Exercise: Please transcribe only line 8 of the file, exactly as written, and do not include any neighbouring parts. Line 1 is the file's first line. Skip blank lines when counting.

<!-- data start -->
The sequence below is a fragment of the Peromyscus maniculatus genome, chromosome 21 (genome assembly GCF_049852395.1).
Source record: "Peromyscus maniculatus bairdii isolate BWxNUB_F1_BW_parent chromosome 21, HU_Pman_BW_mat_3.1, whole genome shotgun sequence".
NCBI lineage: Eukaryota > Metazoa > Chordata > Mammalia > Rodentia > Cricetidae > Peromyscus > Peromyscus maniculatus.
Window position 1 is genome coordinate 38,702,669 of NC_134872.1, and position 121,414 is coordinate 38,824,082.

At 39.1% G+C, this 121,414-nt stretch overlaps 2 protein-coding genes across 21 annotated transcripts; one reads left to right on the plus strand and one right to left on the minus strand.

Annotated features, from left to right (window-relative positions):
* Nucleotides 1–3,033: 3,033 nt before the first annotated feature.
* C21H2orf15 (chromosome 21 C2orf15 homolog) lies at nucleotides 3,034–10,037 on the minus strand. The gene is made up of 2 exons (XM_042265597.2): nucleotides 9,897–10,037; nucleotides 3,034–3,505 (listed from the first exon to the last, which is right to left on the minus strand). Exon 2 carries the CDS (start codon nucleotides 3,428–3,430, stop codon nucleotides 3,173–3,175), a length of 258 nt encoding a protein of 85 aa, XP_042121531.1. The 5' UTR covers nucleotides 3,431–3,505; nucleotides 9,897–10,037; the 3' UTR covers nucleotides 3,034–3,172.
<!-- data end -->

* C21H2orf15 (chromosome 21 C2orf15 homolog) lies at nucleotides 3,034–10,037 on the minus strand. The gene is made up of 2 exons (XM_042265597.2): nucleotides 9,897–10,037; nucleotides 3,034–3,505 (listed from the first exon to the last, which is right to left on the minus strand). Exon 2 carries the CDS (start codon nucleotides 3,428–3,430, stop codon nucleotides 3,173–3,175), a length of 258 nt encoding a protein of 85 aa, XP_042121531.1. The 5' UTR covers nucleotides 3,431–3,505; nucleotides 9,897–10,037; the 3' UTR covers nucleotides 3,034–3,172.